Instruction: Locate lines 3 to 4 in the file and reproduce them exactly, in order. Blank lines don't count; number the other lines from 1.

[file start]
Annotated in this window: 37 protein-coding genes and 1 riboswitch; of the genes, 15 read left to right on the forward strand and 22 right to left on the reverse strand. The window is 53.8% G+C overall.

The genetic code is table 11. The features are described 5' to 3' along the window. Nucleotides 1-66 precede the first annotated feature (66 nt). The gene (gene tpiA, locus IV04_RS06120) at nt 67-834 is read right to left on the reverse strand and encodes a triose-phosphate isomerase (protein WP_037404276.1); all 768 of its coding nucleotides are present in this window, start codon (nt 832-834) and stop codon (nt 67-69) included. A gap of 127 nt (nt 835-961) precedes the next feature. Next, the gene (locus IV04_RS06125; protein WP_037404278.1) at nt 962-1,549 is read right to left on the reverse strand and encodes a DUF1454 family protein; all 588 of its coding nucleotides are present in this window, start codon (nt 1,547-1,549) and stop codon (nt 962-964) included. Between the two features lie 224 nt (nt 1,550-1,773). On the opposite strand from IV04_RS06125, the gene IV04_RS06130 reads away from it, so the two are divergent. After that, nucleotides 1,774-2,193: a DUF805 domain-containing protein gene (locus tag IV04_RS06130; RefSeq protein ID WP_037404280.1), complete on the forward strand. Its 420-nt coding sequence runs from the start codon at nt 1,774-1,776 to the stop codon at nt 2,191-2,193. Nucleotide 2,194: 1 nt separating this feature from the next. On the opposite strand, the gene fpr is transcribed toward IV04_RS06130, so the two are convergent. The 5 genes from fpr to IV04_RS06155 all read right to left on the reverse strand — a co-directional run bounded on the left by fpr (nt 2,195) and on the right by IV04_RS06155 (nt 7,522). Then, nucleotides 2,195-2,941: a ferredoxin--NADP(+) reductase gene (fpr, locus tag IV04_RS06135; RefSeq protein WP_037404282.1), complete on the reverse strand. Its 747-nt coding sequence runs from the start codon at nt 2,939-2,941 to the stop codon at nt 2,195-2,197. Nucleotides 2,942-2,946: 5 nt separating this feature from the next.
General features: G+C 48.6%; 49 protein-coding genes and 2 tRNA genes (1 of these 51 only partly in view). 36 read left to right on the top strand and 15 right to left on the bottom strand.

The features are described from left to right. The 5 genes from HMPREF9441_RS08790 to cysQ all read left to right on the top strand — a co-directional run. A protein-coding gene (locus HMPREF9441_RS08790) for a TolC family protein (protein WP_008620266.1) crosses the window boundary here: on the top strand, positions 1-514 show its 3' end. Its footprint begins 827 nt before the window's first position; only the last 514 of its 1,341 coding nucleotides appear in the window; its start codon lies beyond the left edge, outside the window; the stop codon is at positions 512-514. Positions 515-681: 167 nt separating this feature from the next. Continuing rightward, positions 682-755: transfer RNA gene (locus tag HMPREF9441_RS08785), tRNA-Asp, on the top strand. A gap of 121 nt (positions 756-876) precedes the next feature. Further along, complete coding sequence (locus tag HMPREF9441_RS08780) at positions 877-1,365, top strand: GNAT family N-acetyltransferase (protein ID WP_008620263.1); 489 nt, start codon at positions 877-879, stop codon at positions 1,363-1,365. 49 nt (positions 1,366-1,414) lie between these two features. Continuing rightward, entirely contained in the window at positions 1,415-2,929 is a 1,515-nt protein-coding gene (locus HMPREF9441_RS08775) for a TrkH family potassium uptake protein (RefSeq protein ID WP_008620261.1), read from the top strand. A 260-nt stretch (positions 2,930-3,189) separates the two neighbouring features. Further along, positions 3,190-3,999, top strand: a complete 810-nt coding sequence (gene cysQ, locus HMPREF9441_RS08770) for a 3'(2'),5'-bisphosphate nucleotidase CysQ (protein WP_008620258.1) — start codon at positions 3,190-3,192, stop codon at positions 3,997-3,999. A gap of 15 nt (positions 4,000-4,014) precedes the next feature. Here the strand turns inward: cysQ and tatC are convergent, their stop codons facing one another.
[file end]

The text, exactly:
General features: G+C 48.6%; 49 protein-coding genes and 2 tRNA genes (1 of these 51 only partly in view). 36 read left to right on the top strand and 15 right to left on the bottom strand.

The features are described from left to right. The 5 genes from HMPREF9441_RS08790 to cysQ all read left to right on the top strand — a co-directional run. A protein-coding gene (locus HMPREF9441_RS08790) for a TolC family protein (protein WP_008620266.1) crosses the window boundary here: on the top strand, positions 1-514 show its 3' end. Its footprint begins 827 nt before the window's first position; only the last 514 of its 1,341 coding nucleotides appear in the window; its start codon lies beyond the left edge, outside the window; the stop codon is at positions 512-514. Positions 515-681: 167 nt separating this feature from the next. Continuing rightward, positions 682-755: transfer RNA gene (locus tag HMPREF9441_RS08785), tRNA-Asp, on the top strand. A gap of 121 nt (positions 756-876) precedes the next feature. Further along, complete coding sequence (locus tag HMPREF9441_RS08780) at positions 877-1,365, top strand: GNAT family N-acetyltransferase (protein ID WP_008620263.1); 489 nt, start codon at positions 877-879, stop codon at positions 1,363-1,365. 49 nt (positions 1,366-1,414) lie between these two features. Continuing rightward, entirely contained in the window at positions 1,415-2,929 is a 1,515-nt protein-coding gene (locus HMPREF9441_RS08775) for a TrkH family potassium uptake protein (RefSeq protein ID WP_008620261.1), read from the top strand. A 260-nt stretch (positions 2,930-3,189) separates the two neighbouring features. Further along, positions 3,190-3,999, top strand: a complete 810-nt coding sequence (gene cysQ, locus HMPREF9441_RS08770) for a 3'(2'),5'-bisphosphate nucleotidase CysQ (protein WP_008620258.1) — start codon at positions 3,190-3,192, stop codon at positions 3,997-3,999. A gap of 15 nt (positions 4,000-4,014) precedes the next feature. Here the strand turns inward: cysQ and tatC are convergent, their stop codons facing one another.